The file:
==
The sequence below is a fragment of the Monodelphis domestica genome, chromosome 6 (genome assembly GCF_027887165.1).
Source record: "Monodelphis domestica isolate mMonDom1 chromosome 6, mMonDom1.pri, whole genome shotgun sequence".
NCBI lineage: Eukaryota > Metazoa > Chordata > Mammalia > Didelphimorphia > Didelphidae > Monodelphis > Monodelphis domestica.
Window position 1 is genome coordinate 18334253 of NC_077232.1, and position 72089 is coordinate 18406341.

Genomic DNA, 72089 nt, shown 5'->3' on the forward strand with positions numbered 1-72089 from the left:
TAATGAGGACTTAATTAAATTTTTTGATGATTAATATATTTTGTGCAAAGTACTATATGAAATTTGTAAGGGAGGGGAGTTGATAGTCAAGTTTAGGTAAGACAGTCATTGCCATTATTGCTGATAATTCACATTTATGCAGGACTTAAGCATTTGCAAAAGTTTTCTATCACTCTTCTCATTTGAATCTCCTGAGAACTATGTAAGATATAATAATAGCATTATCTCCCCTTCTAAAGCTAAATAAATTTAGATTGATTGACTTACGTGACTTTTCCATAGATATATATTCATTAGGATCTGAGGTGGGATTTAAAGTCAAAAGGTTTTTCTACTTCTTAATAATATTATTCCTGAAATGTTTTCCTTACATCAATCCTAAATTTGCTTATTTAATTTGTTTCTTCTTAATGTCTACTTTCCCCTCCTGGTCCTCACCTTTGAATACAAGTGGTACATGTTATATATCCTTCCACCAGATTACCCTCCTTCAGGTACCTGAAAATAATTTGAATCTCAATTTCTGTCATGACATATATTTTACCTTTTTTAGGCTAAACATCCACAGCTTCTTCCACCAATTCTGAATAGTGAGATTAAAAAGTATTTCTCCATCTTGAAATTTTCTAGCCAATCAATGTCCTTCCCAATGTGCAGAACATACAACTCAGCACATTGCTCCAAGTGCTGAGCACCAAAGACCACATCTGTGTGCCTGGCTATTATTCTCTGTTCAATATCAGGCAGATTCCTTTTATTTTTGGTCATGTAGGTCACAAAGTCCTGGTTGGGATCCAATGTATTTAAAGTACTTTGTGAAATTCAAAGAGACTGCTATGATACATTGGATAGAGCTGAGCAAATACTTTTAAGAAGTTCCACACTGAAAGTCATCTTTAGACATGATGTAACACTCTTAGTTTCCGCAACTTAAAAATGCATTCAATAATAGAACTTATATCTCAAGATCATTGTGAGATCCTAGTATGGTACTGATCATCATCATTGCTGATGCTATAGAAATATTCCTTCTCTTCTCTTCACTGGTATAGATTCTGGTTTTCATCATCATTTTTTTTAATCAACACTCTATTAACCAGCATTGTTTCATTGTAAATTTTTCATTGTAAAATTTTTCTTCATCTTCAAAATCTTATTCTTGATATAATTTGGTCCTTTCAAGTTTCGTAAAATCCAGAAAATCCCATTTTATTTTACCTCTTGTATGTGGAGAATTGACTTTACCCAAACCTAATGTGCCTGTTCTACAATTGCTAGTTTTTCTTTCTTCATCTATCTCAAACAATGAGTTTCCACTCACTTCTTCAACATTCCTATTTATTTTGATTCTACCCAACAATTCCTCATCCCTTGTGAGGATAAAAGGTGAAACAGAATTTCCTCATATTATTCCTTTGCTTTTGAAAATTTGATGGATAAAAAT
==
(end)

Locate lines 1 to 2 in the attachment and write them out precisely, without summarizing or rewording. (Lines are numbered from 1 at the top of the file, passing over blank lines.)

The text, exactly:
The sequence below is a fragment of the Monodelphis domestica genome, chromosome 6 (genome assembly GCF_027887165.1).
Source record: "Monodelphis domestica isolate mMonDom1 chromosome 6, mMonDom1.pri, whole genome shotgun sequence".